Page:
Phytophthora species associated with cork oak decline in a Mediterranean forest in western Algeria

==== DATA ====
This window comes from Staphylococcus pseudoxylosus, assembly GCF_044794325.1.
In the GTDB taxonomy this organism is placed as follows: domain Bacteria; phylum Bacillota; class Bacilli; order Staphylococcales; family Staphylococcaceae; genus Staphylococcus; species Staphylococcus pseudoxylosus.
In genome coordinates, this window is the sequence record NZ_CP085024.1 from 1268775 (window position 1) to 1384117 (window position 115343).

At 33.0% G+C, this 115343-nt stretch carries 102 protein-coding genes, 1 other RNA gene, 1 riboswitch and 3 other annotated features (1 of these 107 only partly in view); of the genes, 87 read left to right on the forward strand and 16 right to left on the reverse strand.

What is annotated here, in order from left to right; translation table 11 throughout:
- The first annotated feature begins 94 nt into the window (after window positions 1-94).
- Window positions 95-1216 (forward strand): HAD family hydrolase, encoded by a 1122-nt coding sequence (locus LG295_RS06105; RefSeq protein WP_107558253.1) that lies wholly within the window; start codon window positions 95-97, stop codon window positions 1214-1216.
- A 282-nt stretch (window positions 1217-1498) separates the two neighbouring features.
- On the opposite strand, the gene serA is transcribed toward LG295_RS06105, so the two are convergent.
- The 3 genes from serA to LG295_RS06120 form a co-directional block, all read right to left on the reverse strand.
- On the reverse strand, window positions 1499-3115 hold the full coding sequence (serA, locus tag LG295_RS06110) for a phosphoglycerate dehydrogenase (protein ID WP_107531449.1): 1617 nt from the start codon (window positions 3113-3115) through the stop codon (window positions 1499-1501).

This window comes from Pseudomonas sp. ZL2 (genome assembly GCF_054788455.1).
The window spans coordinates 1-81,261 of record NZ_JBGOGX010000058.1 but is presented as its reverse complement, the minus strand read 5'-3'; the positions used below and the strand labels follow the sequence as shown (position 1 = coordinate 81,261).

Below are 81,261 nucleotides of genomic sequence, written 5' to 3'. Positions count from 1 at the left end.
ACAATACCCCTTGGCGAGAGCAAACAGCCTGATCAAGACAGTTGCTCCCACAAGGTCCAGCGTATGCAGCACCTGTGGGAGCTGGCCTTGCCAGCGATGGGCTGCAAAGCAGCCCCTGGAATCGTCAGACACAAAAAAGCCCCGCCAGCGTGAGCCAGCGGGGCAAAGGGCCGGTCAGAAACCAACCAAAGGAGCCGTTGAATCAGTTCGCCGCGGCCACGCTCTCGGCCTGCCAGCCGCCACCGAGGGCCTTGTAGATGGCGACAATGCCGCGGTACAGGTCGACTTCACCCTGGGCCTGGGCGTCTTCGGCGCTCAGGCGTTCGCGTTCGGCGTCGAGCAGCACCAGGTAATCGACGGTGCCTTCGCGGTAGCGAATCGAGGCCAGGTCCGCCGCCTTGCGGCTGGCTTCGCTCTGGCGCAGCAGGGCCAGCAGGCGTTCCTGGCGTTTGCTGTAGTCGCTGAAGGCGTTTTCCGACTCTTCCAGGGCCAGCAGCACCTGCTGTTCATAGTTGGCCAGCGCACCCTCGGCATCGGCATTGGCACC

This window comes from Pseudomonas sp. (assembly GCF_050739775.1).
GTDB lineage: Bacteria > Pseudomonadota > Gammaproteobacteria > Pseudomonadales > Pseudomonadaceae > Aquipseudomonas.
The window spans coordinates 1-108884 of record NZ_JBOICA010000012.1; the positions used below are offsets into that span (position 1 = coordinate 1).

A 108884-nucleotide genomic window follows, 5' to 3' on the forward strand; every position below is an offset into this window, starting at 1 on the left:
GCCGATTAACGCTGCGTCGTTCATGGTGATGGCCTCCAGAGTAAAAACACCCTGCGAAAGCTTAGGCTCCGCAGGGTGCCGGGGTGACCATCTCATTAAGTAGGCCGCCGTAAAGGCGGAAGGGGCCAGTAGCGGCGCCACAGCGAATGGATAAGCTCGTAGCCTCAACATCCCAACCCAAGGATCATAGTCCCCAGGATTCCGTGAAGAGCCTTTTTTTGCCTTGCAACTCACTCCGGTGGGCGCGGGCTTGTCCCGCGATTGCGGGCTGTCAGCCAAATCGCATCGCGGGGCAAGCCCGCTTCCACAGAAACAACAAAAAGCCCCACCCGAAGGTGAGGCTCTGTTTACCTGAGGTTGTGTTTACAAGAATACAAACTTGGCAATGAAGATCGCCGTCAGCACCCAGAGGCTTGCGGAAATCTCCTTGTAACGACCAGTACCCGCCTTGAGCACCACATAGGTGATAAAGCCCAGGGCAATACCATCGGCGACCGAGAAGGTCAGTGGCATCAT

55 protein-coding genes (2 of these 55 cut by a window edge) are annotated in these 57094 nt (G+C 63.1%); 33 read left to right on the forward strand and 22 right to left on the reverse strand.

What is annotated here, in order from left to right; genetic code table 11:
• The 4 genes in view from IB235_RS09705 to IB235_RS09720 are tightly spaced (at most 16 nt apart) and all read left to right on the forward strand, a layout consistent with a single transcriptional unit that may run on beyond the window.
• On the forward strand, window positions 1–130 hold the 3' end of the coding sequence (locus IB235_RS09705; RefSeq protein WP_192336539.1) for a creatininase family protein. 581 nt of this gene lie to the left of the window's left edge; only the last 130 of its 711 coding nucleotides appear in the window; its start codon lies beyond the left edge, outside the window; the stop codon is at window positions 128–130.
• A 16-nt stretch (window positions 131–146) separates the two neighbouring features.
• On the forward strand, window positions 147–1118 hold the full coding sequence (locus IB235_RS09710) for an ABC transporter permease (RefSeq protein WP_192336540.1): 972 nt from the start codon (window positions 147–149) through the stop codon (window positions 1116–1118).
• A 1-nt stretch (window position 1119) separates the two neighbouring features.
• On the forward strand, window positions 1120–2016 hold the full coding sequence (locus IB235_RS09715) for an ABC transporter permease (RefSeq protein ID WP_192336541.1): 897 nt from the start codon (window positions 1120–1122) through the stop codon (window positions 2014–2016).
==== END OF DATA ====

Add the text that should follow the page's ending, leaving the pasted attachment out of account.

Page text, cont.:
Abstract: Oak decline has been a serious problem in Mediterranean countries since the beginning of the twentieth century. The invasive pathogen P. cinnamomi has been associated with intense mortality of oak trees in the Iberian Peninsula, southern France and Italy. Although oak decline has been reported also in North Africa, P. cinnamomi was never recovered in any of the surveyed stands, and tree decline has been associated with other diseases, pests, climate and human intervention. The aim of this work was to investigate the occurrence of Phytophthora species and their possible involvement in the decline of cork oak trees in Algeria. A declining cork oak forest located along the Mediterranean northwest coast was surveyed between 2015-2016. Symptomatic trees showed thinning and crown dieback, withering of leaves and death. Root rot and extensive loss of both lateral small woody roots and fine roots were observed. To isolate Phytophthora, roots and soil samples collected from 18 declining and 8 asymptomatic cork oak trees were baited using fresh cork oak leaves. Isolations were made on SMA, a selective medium for Phytophthora spp. Isolates were identified using morphological analysis and DNA-based techniques. Phytophtora cinnamomi was the most frequent species isolated and three other Phytophthora species identified as P. gonapodyides, P. multivora and P. quercina were detected. Comparative aggressiveness of these Phytophthora species was assessed on 3-month-old seedlings of Quercus afares, Q. canariensis, Q. ilex and Q. suber. This is the first study looking at the diversity of Phytophthora pathogens in Algerian oak forests.

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